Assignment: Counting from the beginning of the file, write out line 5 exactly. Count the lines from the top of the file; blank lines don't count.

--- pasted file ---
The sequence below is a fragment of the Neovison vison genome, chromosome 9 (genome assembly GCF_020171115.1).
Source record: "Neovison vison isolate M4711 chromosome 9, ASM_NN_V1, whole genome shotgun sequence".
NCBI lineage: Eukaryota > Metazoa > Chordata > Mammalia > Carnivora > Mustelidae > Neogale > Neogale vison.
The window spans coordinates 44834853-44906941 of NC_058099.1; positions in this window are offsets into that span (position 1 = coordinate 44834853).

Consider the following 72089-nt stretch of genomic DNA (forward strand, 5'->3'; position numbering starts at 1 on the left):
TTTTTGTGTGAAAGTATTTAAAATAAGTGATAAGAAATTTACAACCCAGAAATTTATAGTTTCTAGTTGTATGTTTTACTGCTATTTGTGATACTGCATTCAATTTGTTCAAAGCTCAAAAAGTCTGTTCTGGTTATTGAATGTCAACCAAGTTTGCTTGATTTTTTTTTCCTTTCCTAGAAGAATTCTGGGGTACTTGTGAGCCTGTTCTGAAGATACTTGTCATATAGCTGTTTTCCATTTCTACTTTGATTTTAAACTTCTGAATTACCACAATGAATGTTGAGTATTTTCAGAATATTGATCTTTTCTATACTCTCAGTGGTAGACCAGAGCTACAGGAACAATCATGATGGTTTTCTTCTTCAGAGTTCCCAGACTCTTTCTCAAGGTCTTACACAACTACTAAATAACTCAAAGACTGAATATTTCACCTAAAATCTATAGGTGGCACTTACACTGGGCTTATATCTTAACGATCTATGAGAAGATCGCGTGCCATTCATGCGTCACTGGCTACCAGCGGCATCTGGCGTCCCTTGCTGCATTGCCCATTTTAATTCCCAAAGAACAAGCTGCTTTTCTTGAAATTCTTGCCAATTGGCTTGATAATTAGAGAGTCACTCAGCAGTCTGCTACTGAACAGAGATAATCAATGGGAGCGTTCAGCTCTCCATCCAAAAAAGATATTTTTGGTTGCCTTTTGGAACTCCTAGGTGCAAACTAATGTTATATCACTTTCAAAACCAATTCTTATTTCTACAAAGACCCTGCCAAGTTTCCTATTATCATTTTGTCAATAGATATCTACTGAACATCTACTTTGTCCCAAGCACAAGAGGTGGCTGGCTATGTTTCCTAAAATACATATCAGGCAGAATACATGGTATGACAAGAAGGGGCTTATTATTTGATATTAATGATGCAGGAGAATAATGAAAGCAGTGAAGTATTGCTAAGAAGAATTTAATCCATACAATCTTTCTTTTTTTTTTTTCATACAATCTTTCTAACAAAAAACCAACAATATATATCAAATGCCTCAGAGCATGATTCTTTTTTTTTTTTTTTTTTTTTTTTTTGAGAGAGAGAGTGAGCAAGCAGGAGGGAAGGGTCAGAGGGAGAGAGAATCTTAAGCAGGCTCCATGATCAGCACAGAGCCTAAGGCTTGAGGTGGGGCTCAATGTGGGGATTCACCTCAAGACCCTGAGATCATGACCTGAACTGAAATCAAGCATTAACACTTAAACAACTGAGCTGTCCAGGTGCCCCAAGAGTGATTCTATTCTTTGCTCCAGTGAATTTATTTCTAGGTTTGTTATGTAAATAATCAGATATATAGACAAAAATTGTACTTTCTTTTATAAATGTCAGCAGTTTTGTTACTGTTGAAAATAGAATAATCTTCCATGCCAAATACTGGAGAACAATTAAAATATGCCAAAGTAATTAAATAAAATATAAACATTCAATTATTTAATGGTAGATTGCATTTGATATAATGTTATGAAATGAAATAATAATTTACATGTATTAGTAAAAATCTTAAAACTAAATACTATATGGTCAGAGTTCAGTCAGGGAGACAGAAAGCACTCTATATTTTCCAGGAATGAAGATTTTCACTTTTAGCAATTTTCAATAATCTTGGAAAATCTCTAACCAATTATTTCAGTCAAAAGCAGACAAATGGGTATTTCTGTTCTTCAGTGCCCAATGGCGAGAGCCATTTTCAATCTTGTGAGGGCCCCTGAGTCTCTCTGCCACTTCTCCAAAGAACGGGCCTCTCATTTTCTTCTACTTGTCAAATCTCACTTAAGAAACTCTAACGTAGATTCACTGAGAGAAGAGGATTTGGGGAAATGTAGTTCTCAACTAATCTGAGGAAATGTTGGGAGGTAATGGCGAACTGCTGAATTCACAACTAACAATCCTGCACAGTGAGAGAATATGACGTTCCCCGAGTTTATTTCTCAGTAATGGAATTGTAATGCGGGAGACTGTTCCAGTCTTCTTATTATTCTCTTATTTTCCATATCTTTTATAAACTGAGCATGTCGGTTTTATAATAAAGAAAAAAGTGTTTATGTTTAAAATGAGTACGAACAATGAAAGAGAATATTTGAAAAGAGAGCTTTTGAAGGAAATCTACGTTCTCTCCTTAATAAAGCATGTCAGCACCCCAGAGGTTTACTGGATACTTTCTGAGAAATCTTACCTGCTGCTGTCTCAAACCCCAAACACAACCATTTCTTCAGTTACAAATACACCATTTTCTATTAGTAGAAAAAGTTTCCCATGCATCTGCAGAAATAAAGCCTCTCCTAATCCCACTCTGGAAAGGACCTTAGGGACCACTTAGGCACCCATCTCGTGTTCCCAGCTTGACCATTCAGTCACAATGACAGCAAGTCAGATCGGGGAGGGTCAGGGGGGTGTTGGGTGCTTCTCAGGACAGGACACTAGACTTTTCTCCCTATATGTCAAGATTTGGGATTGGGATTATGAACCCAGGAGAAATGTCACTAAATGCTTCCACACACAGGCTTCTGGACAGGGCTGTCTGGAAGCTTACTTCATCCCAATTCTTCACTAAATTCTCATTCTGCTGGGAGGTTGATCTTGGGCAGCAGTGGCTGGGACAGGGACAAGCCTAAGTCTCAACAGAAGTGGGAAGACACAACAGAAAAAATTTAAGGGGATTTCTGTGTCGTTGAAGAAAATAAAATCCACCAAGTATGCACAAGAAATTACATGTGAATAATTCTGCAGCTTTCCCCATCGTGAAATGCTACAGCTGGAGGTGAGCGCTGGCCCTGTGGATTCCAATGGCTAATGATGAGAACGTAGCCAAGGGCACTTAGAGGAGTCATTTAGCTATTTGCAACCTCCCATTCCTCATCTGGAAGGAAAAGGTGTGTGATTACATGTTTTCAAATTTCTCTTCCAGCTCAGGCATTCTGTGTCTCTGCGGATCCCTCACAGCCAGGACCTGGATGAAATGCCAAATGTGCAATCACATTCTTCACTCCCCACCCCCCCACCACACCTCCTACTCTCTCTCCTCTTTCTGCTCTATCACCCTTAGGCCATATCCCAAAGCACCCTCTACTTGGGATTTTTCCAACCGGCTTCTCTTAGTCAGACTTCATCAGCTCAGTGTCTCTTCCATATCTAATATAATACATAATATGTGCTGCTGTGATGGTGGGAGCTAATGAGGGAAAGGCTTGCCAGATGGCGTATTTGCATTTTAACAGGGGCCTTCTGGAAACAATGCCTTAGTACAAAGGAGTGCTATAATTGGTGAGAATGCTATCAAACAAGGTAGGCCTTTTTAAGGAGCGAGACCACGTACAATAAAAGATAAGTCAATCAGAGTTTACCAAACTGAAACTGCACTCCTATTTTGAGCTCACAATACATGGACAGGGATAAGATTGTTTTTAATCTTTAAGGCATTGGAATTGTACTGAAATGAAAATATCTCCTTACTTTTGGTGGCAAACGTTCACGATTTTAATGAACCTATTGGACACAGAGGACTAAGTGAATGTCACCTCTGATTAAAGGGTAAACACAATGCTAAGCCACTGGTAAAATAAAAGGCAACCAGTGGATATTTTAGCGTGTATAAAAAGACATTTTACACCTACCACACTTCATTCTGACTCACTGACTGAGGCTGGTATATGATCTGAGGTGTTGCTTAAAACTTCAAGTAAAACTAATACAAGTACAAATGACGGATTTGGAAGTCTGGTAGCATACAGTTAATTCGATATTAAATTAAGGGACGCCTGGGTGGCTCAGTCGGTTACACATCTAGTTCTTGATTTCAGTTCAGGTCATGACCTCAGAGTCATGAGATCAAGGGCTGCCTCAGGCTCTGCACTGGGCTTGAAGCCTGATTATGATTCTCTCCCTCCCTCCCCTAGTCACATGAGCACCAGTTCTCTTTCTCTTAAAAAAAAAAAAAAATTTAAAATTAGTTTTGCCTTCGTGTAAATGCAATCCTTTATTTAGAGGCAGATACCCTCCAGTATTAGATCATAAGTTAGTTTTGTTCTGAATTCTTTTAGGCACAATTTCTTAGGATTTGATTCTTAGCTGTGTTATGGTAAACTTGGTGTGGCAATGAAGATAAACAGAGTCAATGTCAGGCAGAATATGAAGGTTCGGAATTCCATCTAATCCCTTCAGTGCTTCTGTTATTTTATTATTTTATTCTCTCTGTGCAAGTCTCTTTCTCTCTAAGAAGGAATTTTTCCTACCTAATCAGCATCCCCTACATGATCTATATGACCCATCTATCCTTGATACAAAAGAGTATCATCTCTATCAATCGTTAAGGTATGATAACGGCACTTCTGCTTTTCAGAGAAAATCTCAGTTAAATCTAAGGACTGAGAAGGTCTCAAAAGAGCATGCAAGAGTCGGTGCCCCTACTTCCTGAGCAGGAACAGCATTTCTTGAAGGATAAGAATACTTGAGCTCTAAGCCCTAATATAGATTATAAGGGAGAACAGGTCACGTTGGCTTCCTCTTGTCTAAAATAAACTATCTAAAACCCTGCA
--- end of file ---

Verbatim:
Consider the following 72089-nt stretch of genomic DNA (forward strand, 5'->3'; position numbering starts at 1 on the left):